At-Least-Once Delivery

At-least-once delivery semantics, the requirement to process every message, is a basic requirement of most applications.

When using committable sources (Offset Storage in Kafka), care is needed to ensure at-least-once delivery semantics are not lost inadvertently by committing an offset too early.

Below are some scenarios where this risk is present. These risks can easily be overlooked. Problems can also go undetected during tests since they depend on abruptly interrupting the flow in a particular state, and that state could be unlikely to occur.

Multiple Effects per Commit

Multiple Messages

When connecting a committable source to a producer flow, some applications may require each consumed message to produce more than one message. In that case, in order to preserve at-least-once semantics, the message offset should only be committed after all associated messages have been produced.

To achieve this, it will no longer be sufficient to pass a CommittableOffset in the passThrough field of ProducerMessage.Message. Instead the type used for PassTrough should be one that can also encode the absence of an offset. Two valid choices would be Option[CommittableOffset] or a CommittableOffsetBatch. Currently two instances of CommittableOffsetBatch cannot be mergerd together, which will be a problem if we want to create batches, so using an Option[CommittableOffset] is preferable.

Consumer.committableSource(consumerSettings, Subscriptions.topics("topic1"))
  .mapConcat(msg =>
        new ProducerRecord[Array[Byte], String]("topic2", msg.record.value),
        new ProducerRecord[Array[Byte], String]("topic2", msg.record.value),
  .collect{ case Some(offset) => offset }
  .batch(max = 20, CommittableOffsetBatch.empty.updated(_))(_.updated(_))

Here a collect is used to filter away all the None values, and unwrap the CommitableOffset instances from the Option before sending them to the batch stage.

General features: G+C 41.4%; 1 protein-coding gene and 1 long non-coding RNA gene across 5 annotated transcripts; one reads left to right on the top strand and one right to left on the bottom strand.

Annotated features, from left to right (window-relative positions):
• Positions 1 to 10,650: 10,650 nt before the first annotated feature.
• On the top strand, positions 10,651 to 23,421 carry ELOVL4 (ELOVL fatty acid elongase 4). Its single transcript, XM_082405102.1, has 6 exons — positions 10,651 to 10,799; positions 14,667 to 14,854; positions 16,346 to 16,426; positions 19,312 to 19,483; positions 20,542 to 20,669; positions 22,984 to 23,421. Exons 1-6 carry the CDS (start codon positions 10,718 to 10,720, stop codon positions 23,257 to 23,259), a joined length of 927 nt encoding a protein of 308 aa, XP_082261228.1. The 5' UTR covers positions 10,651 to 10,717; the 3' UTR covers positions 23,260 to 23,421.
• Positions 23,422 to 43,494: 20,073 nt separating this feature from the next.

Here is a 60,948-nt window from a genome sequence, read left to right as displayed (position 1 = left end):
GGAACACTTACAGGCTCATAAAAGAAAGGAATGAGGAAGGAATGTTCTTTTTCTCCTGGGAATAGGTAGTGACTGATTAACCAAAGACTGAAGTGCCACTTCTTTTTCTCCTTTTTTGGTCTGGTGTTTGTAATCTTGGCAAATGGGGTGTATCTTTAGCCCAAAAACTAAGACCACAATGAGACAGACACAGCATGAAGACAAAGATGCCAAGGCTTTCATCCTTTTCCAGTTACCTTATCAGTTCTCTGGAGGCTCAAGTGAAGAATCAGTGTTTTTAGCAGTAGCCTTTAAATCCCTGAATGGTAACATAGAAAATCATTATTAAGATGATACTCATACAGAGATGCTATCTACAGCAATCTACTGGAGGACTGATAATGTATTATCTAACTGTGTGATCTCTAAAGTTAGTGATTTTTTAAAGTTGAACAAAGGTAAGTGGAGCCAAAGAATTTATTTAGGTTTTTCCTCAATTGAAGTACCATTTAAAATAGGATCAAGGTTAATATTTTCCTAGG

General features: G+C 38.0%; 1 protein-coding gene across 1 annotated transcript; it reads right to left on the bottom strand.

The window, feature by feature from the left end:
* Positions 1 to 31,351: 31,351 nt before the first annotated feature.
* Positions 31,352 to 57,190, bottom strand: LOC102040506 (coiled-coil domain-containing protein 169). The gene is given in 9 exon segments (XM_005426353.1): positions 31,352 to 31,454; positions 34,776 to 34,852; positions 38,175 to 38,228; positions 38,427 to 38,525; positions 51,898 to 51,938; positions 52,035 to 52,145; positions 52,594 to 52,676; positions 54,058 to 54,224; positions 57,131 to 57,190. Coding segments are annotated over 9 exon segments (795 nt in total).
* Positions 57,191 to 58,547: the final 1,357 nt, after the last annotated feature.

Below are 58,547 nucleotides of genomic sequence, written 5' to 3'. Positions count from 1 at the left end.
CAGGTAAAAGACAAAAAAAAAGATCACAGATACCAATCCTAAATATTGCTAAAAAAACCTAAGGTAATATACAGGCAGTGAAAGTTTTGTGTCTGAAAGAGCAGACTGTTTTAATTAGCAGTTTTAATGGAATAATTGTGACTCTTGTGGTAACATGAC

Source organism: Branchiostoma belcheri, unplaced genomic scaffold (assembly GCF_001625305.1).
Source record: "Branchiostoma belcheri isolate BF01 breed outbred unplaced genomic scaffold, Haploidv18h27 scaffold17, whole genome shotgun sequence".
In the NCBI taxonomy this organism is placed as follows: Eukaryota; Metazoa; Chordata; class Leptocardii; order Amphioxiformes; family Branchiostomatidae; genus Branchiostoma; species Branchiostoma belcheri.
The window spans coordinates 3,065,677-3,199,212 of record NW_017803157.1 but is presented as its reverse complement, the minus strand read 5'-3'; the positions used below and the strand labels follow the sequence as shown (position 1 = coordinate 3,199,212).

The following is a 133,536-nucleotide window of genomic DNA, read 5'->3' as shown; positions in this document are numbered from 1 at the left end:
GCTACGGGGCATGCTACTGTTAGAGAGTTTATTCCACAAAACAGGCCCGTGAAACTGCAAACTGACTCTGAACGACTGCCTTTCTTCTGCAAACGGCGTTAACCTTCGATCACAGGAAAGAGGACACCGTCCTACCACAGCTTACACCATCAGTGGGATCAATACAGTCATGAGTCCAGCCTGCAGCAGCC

If committable messages are processed in batches (using batch or grouped), it is also important to commit the resulting CommitableOffsetBatch only after all messages in the batch are fully processed.

Should the batch need to be split up again, using mapConcat, care should be taken to associate the CommitableOffsetBatch only with the last message. This scenario could occur if we created batches to more efficiently update a database and then needed to split up the batches to send individual messages to a Kafka producer flow.

Multiple Destinations

In the Conditional Message Processing section below we discuss how to handle producing to multiple Kafka topics, but here we consider writing to other types of persistent storage, or performing other side-effects, perhaps in addition to producing to Kafka topics.

To commit an offset or an offset batch only after the multiple effects have been performed, we will usually want to asssemble our side-effecting flows in series, one after the other. This still allows the side effects to be performed concurrently on distinct messages, using mapAsync for example.

Alternatively, we could split-off the flow using alsoTo to perform the effects in distinct parallel flows. We would then use zip to bring the two flows back together and re-associate the matching committable offsets. This step is important to ensure that we only commit an offset once the effects from both flows are complete. This constrains the two flows to output the exact same sequence of committable offsets. So this approach may not be significantly more flexible then a serial arrangement.

Non-Sequential Processing

Messages from committable sources should be processed in order, otherwise a larger offset for a partition could be committed before the work associated to a smaller offset has been completed.

Reordering would be acceptable if the original order was reconstituted before committing the offsets, but that is a fairly complex and possibly brittle process that we will not consider here.

Using mapAsync is safe since it preserves the order of messages. That is in constrast to mapAsyncUnordered which would not be safe to use here. As indicated in the Akka Streams documentation almost all stages will preserve input ordering.

Using groupBy